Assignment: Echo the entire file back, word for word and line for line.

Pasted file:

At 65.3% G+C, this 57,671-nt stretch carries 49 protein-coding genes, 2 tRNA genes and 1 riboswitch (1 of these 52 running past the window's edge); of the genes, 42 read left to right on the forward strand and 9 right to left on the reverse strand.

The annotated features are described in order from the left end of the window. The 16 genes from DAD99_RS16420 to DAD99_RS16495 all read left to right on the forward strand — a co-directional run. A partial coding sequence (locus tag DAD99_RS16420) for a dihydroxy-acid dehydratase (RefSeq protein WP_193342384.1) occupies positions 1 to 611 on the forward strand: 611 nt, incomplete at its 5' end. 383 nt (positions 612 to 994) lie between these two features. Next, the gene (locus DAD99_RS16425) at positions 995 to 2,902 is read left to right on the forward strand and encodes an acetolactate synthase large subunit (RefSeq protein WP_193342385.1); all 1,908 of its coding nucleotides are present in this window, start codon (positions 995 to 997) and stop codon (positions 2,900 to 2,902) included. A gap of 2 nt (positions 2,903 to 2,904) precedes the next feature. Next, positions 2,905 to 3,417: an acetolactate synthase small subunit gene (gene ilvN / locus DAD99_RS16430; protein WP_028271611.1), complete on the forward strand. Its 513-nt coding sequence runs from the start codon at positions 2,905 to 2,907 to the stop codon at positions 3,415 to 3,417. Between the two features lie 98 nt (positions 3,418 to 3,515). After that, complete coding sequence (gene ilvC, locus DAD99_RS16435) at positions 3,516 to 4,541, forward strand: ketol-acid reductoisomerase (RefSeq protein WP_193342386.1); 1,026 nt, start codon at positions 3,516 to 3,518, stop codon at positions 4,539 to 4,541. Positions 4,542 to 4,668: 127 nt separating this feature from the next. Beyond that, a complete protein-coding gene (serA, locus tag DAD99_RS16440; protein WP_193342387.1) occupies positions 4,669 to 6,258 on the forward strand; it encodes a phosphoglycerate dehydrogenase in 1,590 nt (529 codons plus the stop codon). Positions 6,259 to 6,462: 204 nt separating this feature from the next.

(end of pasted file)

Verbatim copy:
At 65.3% G+C, this 57,671-nt stretch carries 49 protein-coding genes, 2 tRNA genes and 1 riboswitch (1 of these 52 running past the window's edge); of the genes, 42 read left to right on the forward strand and 9 right to left on the reverse strand.

The annotated features are described in order from the left end of the window. The 16 genes from DAD99_RS16420 to DAD99_RS16495 all read left to right on the forward strand — a co-directional run. A partial coding sequence (locus tag DAD99_RS16420) for a dihydroxy-acid dehydratase (RefSeq protein WP_193342384.1) occupies positions 1 to 611 on the forward strand: 611 nt, incomplete at its 5' end. 383 nt (positions 612 to 994) lie between these two features. Next, the gene (locus DAD99_RS16425) at positions 995 to 2,902 is read left to right on the forward strand and encodes an acetolactate synthase large subunit (RefSeq protein WP_193342385.1); all 1,908 of its coding nucleotides are present in this window, start codon (positions 995 to 997) and stop codon (positions 2,900 to 2,902) included. A gap of 2 nt (positions 2,903 to 2,904) precedes the next feature. Next, positions 2,905 to 3,417: an acetolactate synthase small subunit gene (gene ilvN / locus DAD99_RS16430; protein WP_028271611.1), complete on the forward strand. Its 513-nt coding sequence runs from the start codon at positions 2,905 to 2,907 to the stop codon at positions 3,415 to 3,417. Between the two features lie 98 nt (positions 3,418 to 3,515). After that, complete coding sequence (gene ilvC, locus DAD99_RS16435) at positions 3,516 to 4,541, forward strand: ketol-acid reductoisomerase (RefSeq protein WP_193342386.1); 1,026 nt, start codon at positions 3,516 to 3,518, stop codon at positions 4,539 to 4,541. Positions 4,542 to 4,668: 127 nt separating this feature from the next. Beyond that, a complete protein-coding gene (serA, locus tag DAD99_RS16440; protein WP_193342387.1) occupies positions 4,669 to 6,258 on the forward strand; it encodes a phosphoglycerate dehydrogenase in 1,590 nt (529 codons plus the stop codon). Positions 6,259 to 6,462: 204 nt separating this feature from the next.